American Airlines’ Award Chart No Longer Reflects Reality

Filed Under: American, Awards

This is a post I’ve been meaning to write for a while, as this is a trend that has emerged over time.

The trend of airlines eliminating award charts

There’s a trend among airlines to move towards dynamic award pricing. Among the “big three” US carriers, Delta SkyMiles has no doubt led the way here, as they introduced dynamic award pricing (and eliminated award charts) years ago.

United MileagePlus followed their lead in late 2019, as they also eliminated award charts and introduced dynamic award pricing for United flights (and to some extent for partner flights when booking last minute).

Will American eliminate award charts?

The logical follow-up question is if American AAdvantage will eventually follow Delta SkyMiles and United MileagePlus in eliminating award charts. There have been no strong indications of this happening imminently, so what gives?

Well, the reality is that American has already introduced widespread dynamic award pricing, and for all practical purposes the award charts no longer reflect reality, at least for travel on American Airlines.

The reality of American’s award pricing

With dynamic award pricing, we see greater variance in the cost of awards, with award pricing tied more closely to the cost of a ticket if paying cash.

When you look at what has been going on at American lately, that’s very much the case. First of all, American recently eliminated close-in ticketing fees, which is fantastic news, independent of everything else. They were following the lead of both Delta and United in that regard, though.

It’s the award pricing above and below what appears on the award chart that is most indicative of dynamic award pricing, though.

American’s web special awards

American Airlines has started offering “web special” awards, which includes first and business class awards that are prices significantly lower than what the award chart shows.

For example, we’ve seen 73,000 mile first class award tickets from Dallas to Hong Kong, when the published price is 110,000 miles.

This has become pretty widespread for travel in all cabins, with substantial discounts in many cases. What makes this most interesting is that in many cases flights bookable with these web special awards don’t even have saver award availability.

American has priced first class awards below published levels

American’s off-the-charts “standard” award pricing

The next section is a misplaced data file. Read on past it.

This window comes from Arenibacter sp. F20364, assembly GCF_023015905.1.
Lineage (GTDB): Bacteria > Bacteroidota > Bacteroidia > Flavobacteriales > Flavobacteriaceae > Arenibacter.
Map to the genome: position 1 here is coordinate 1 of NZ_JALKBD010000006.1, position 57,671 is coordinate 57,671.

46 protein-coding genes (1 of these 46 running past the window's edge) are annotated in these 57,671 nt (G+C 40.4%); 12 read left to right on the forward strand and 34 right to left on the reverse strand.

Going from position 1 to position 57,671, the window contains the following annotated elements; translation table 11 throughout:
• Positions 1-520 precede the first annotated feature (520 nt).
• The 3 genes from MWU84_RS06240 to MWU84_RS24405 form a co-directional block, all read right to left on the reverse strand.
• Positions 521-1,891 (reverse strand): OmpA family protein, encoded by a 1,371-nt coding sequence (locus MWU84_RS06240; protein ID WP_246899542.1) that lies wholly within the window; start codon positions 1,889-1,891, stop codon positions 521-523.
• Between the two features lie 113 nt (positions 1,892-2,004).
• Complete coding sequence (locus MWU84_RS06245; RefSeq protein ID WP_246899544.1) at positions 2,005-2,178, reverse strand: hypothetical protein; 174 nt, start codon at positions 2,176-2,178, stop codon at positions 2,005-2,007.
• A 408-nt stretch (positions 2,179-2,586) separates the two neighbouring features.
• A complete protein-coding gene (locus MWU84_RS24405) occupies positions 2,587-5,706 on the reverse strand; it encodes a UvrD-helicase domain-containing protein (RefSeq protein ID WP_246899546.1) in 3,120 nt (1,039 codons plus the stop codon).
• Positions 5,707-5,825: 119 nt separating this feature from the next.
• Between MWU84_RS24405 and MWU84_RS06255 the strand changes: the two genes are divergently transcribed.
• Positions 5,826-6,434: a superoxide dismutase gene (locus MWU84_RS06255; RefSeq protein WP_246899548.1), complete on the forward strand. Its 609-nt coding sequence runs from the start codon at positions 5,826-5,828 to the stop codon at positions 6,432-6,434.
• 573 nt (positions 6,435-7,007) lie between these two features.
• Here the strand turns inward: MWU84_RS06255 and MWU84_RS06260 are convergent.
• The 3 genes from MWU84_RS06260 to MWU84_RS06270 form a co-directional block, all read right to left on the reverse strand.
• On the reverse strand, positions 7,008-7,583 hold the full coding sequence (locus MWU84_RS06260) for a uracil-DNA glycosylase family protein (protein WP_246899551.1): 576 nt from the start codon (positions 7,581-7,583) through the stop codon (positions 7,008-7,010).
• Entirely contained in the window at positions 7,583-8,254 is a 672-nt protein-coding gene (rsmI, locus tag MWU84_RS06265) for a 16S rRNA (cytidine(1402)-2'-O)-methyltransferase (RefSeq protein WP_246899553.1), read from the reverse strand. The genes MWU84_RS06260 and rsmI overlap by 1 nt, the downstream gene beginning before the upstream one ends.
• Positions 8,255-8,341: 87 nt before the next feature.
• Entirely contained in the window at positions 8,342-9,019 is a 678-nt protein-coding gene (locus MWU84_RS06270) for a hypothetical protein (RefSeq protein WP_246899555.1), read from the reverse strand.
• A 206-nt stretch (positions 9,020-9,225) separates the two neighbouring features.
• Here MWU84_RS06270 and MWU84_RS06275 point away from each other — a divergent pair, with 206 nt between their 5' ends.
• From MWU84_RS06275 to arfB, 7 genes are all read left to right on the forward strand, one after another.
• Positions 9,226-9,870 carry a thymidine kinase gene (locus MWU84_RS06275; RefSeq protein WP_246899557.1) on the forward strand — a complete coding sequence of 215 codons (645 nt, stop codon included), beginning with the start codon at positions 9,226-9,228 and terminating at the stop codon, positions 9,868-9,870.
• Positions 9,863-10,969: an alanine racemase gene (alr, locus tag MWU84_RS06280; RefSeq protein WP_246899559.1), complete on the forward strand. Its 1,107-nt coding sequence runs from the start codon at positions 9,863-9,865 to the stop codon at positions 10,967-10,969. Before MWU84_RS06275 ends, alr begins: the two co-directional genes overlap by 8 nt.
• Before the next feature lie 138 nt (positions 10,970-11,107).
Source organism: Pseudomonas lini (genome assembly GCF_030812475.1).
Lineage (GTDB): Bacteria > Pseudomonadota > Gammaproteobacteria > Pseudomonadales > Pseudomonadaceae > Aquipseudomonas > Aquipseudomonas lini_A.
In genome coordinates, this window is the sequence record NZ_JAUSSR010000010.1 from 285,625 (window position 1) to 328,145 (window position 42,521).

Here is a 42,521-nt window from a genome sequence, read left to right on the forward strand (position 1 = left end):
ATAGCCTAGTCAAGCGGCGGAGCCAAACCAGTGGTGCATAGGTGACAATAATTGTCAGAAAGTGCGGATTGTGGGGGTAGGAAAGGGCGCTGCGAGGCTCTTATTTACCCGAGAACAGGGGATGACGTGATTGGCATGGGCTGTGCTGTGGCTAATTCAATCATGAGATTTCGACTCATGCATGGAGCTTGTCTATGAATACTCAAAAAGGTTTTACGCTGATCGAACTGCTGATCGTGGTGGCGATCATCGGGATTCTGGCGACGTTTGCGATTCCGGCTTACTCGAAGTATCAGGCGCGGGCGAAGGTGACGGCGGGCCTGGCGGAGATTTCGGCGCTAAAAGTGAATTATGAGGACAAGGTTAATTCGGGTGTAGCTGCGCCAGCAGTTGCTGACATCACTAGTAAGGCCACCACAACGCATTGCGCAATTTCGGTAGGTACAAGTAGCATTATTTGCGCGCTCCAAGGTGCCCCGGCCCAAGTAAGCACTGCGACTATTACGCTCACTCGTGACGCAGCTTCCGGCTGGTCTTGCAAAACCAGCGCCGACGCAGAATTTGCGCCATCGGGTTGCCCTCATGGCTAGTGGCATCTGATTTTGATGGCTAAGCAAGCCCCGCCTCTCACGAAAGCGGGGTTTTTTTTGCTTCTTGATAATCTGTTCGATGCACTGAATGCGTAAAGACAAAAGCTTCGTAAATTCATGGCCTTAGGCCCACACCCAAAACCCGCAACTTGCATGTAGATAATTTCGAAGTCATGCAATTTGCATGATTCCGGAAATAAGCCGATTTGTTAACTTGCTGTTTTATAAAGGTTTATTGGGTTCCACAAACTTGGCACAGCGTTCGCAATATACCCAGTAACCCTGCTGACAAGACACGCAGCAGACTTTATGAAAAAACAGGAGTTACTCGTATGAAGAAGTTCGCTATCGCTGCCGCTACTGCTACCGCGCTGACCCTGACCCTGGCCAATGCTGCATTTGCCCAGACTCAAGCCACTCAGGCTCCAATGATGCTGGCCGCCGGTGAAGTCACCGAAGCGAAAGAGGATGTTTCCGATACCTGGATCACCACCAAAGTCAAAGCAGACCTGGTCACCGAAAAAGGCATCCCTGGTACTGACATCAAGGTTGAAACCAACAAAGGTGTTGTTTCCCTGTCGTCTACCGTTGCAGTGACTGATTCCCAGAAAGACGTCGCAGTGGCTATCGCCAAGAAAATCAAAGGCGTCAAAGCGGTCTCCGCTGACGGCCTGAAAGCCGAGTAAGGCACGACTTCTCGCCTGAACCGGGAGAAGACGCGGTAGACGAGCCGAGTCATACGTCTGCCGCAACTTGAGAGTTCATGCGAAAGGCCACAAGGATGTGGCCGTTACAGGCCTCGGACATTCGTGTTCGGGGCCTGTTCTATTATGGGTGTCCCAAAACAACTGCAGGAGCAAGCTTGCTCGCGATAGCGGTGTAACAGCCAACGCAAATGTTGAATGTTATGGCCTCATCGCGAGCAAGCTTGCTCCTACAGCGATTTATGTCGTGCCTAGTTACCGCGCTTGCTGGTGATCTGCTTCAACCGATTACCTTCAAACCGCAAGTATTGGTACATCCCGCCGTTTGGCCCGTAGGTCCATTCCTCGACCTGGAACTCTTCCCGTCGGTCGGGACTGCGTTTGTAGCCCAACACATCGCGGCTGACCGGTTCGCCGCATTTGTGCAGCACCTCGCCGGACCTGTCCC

It’s the pricing on the other end of the spectrum that’s more concerning, though. For example, here’s the AAdvantage award chart for travel on American:

As you can see, there’s the MileSAAver pricing (saver awards), and then there’s AAnytime Level 1 and AAnytime Level 2 pricing (standard awards). The award chart does specifically note:

AAnytime award levels vary by date and region. There are select dates that require a higher number of miles (in addition to Level 1 and 2 awards). When you search for awards while booking, you’ll see the applicable award level.

On some level this has been going on for years, with some flights pricing higher than the published rates. However, historically this was for periods of exceptionally high demand, like right around Christmas when flying to Australia.

We’ve seen the higher pricing become so widespread at this point that one couldn’t even guess by looking at the award calendar what the price “should” be.

For example, 960,000 mile roundtrip business class award tickets are out there, and aren’t even that rare…

But more than that, we’re seeing an increasing number of dates with one-way business class awards pricing at 300K+ miles

Of course it’s tough to quantify exactly how much this off-the-charts pricing has increased.

My biggest takeaway is just how all-over-the-place award pricing is. Completely randomly I chose to look at the calendar for Dallas to Auckland in business class, and over the course of a month we’re seeing one-way business class pricing of 175K miles, 195K miles, 218K miles, 250K miles, 274K miles, 339K miles, 349K miles, 353K miles, 358K miles, 360K miles, 375K miles, 449K miles, 456K miles, 472K miles, and 480K miles.

And heck, I’m probably missing some variance, but after 15 different prices I got kind of bored.

American charges 480K miles for some one-way awards

What about partner award tickets?

The good news is that American is still pricing partner awards consistently, per the published award chart.

At the same time, Delta and United aren’t that different in that regard, since neither airline has truly dynamic award pricing on partner airlines. While neither airline publishes an award chart:

  • United still has consistent partner award pricing, except when booking last minute, when they charge a premium of up to 3,500 miles one-way
  • Delta has some “tiers” of award pricing based on how far in advance you’re booking, but the patterns they follow can still be figured out, so I wouldn’t consider it to be truly dynamic

Delta has somewhat variable pricing for Virgin Atlantic awards

Bottom line

I’m very much pro-award chart, and on the surface I appreciate that American still publishes an award chart, both for their own flights and for partner flights.

However, at this point their award chart for travel on American in no way reflects reality. I’d go so far as to say that American’s award pricing is just about as variable as the pricing from Delta and United.

I do appreciate that they’re still consistent about partner award pricing, though, which can’t be said about Delta and United.

Frankly I don’t necessarily mind American’s type of dynamic award pricing. Personally I don’t ever book “standard” awards, while I could benefit from the “web special” pricing that we’re seeing. That’s just me, though, and I realize those used to booking the rule-buster awards are much worse off.

The moral of the story is for those of you wondering when American will finally eliminate awards charts, they might not be doing so anytime soon… because they’ve already done so, without actually doing so.

What do you make of the state of American’s award pricing?